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Caldwell: Some question legitimacy of minority interviews

Jim Caldwell AP

Ravens offensive coordinator Jim Caldwell is one of two minority play-callers in the NFL, in a year when none of the available head coaching jobs went to minority candidates.

He’s among the many who think the process needs to change, but admitted Wednesday that while many assistants think the Rooney Rule provides only a de facto chance, that the interviews they’re getting aren’t always taken seriously.

“In the past, there have certainly been guys who are concerned about that,” Caldwell said. “There aren’t many guys who are going to turn those opportunities down, because sometimes you never know. You never know what the Lord has planned for you, sometimes it will open the eyes of an individual to give you that opportunity.

“So I do think without question guys are more apt to take interviews even though they may have some questions whether or not they’ve been interviewed in earnest.”

Caldwell said he thought there were many offensive assistants who were qualified to call plays in the NFL, but that changes needed to be made to restock the pipeline, including the discussed expansion to the Rooney Rule that would require teams to interview minority candidates for coordinator jobs.

But he harkened back to his first head coaching job at Wake Forest as evidence that change is slow.

“I was the first African American head football coach in the Atlantic Coast Conference in 1993,” Caldwell said. “Not 1956, not 1957, but 1993, and that wasn’t that long ago.

I’ve been coaching a long time, and certain things pop up periodically. So here’s an instance where we’ve come full circle again, and something needs to be done, needs to be talked about and needs to be implemented.”

His recent success only helps his own chances, and the chances of those who hope to follow him. But institutional changes need to be made to create more of a supply, if minority coaches are to be able to create a demand.

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7 Responses to “Caldwell: Some question legitimacy of minority interviews”
  1. briang123 says: Jan 30, 2013 5:29 PM

    I question the legitimacy of him having anything to do with the Colts Super Bowl appearance.

  2. tjromanello says: Jan 30, 2013 9:37 PM

    Good coaches will coach, doesn’t matter their skin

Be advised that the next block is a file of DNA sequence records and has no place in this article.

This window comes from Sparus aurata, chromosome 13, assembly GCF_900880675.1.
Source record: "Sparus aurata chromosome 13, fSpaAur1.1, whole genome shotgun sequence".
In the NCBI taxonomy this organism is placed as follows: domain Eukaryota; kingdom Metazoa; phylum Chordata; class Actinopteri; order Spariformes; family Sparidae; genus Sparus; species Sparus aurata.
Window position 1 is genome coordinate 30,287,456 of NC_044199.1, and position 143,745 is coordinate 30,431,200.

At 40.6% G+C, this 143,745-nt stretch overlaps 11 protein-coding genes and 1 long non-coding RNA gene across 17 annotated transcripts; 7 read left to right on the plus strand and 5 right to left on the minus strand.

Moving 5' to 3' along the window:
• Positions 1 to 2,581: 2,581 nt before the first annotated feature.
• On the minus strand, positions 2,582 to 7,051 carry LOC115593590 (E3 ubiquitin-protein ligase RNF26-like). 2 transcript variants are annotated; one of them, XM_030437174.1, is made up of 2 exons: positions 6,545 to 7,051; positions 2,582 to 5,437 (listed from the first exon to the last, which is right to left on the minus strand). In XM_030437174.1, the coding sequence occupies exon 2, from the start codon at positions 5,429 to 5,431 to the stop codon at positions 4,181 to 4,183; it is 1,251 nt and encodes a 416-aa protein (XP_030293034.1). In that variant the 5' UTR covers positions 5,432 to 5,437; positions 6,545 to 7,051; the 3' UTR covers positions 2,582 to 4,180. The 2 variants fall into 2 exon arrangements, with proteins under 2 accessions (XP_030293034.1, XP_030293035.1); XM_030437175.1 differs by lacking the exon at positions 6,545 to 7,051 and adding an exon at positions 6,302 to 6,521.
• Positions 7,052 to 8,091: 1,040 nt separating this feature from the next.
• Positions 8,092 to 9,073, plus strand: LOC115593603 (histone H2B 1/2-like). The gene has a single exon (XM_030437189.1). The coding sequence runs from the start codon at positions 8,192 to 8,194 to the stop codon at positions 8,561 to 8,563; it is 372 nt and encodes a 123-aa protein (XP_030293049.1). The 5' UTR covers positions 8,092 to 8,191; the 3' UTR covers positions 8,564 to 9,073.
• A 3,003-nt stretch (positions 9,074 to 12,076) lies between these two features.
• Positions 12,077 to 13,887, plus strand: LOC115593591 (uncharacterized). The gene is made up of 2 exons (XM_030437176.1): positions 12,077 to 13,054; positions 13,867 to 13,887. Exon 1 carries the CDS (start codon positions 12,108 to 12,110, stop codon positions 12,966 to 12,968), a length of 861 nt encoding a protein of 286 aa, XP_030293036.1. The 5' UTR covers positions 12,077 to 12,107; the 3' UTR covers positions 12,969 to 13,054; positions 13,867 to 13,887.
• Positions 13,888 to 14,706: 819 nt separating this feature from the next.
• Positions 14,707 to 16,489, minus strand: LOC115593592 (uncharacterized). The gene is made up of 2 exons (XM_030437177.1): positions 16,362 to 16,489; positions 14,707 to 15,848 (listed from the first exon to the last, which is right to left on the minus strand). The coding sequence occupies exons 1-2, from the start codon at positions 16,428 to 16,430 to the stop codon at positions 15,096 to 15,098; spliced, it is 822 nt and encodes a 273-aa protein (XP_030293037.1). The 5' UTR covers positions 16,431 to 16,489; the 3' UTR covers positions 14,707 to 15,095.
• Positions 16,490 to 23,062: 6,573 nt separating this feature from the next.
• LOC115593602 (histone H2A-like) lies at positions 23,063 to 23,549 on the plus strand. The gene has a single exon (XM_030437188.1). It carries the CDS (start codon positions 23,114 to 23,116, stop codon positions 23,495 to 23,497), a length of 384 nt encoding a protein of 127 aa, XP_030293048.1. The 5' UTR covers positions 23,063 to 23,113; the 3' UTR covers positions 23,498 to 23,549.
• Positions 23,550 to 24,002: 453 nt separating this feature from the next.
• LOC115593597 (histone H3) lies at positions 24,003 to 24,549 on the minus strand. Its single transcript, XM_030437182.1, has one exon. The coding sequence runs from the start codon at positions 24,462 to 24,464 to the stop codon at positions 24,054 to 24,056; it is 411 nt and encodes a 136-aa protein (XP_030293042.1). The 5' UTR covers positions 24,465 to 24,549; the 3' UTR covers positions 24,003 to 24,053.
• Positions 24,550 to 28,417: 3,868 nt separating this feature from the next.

3. rcali says: Jan 30, 2013 9:54 PM

    Well, Caldwell could be trying to get a head coaching gig in the NHL. See, it’s not the bad in the NFL is it everybody?

  4. 2013michael2013 says: Jan 30, 2013 10:56 PM

    Well, I hate to say this because i am going to get flamed but i am only saying this to make a point.

    The majority of players in the NFL are African American, by far and Maybe the people who are choosing the coaches aren’t looking at it from a racial standpoint, maybe they are really choosing who they think is best for the coaching job. I don’t know of any team who has passed on a player because he wasn’t white so why would choosing coaches be any different.

    That is not fair. Should we start complaining when the entire offense on a time has no white starters? or whats next? there aren’t enough colored kickers? .. teams will have to try out at least 2 colored kickers each season?

    I think the NFL is one of the least racist sports out there, second only to basketball. Enough already…

    ok let the flaming begin i guess.

  5. fin72 says: Jan 31, 2013 7:47 AM

    Caldwell is the last guy who should be complaining about anything… biggest joke of a head coach in NFL history. No concept of clock management, strategy, and looked asleep on the sideline most of the time. He should just be happy he got this opportunity which he’s far better suited for.

  6. mikeythelectrician says: Jan 31, 2013 9:23 AM

    I think teams should have to try out at least 2 white runningbacks with at least 1 making the team, force these white boys to play football instead of being stock brokers

  7. laserw says: Jan 31, 2013 12:24 PM

    How about starting to whine about the disproportionate amount of minorities as players? If you are going to bitch about poor representation in management, then you need to also address the disproportionate OVER REPRESENTATION in the rank and file.

    Honestly, this concern about racism that doesn’t exist is getting old.

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